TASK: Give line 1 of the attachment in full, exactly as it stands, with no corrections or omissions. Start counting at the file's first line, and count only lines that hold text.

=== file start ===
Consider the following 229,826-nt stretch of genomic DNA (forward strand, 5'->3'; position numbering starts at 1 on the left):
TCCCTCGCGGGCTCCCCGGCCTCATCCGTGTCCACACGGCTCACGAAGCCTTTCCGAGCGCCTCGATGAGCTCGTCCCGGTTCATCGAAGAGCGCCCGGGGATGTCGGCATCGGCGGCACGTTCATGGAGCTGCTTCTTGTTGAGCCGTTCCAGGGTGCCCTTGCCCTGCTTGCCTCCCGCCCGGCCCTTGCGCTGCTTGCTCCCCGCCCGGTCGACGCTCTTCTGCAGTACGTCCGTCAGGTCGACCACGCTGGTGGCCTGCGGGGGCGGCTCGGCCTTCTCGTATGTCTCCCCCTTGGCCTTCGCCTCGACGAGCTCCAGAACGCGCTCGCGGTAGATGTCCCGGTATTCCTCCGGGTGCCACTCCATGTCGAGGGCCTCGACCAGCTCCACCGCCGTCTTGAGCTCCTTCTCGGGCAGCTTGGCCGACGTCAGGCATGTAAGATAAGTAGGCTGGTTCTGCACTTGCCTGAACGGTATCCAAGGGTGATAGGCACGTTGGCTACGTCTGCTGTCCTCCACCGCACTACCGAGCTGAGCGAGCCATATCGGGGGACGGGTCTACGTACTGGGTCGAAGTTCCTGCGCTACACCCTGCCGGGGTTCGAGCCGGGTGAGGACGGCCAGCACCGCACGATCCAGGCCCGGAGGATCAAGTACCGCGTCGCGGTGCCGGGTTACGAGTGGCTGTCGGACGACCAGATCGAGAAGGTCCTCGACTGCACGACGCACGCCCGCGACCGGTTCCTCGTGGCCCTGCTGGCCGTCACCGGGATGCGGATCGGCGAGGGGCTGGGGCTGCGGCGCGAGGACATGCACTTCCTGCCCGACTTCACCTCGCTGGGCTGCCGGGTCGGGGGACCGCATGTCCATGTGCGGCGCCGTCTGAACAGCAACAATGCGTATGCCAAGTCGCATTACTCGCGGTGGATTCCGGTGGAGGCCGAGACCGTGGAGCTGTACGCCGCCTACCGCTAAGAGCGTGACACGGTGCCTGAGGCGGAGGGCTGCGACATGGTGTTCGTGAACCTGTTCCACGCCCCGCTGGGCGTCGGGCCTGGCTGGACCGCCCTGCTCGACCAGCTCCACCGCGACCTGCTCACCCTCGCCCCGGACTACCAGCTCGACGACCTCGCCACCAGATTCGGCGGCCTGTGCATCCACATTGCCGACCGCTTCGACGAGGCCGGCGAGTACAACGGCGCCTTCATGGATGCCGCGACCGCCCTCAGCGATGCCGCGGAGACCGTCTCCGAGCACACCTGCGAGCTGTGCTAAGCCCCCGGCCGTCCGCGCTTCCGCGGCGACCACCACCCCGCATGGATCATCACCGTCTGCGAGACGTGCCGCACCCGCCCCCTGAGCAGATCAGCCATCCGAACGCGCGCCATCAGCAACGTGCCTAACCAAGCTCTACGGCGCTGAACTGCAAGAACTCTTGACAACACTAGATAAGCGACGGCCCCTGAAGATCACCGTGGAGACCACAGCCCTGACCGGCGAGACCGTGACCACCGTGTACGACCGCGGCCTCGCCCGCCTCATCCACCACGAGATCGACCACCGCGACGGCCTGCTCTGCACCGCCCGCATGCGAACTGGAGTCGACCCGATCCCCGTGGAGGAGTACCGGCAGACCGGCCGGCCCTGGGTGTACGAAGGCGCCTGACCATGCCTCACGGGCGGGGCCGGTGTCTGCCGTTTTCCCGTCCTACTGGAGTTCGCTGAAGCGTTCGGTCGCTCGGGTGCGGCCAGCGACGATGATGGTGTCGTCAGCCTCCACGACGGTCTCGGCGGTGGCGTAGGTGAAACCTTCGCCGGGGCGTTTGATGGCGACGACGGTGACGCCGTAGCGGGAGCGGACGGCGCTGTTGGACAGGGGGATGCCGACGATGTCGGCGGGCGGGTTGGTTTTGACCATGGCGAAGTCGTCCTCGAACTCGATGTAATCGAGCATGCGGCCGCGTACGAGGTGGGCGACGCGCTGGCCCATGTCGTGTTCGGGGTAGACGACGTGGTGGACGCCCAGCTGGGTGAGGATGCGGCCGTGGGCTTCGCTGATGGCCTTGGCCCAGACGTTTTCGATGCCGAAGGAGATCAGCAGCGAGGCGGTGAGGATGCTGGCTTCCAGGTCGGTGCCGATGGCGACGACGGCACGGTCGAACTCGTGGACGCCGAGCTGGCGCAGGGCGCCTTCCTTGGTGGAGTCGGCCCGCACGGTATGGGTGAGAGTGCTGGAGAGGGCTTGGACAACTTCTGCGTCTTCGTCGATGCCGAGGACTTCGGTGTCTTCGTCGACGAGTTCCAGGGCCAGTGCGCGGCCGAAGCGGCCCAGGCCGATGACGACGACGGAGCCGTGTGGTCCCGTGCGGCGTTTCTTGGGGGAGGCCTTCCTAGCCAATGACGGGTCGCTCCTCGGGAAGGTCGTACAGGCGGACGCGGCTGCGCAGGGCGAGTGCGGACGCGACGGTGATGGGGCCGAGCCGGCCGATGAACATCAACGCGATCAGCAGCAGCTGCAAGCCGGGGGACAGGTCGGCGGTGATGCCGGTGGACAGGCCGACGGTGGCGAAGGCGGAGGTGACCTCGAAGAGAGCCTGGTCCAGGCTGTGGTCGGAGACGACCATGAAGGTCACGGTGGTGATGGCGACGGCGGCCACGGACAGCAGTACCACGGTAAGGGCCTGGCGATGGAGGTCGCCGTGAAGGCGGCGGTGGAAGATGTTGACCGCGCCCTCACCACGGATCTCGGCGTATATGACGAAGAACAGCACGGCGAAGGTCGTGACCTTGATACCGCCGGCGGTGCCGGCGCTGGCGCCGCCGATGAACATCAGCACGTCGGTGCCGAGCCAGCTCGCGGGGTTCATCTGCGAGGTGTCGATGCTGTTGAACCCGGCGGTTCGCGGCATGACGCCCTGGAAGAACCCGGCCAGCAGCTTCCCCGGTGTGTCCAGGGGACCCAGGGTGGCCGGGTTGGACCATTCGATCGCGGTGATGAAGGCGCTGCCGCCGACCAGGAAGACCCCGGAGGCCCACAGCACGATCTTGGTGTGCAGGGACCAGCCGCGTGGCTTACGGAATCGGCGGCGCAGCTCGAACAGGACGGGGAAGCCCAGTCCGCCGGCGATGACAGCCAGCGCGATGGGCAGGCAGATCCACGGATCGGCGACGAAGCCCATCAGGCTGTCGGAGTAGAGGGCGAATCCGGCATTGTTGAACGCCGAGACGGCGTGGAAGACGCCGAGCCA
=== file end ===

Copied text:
Consider the following 229,826-nt stretch of genomic DNA (forward strand, 5'->3'; position numbering starts at 1 on the left):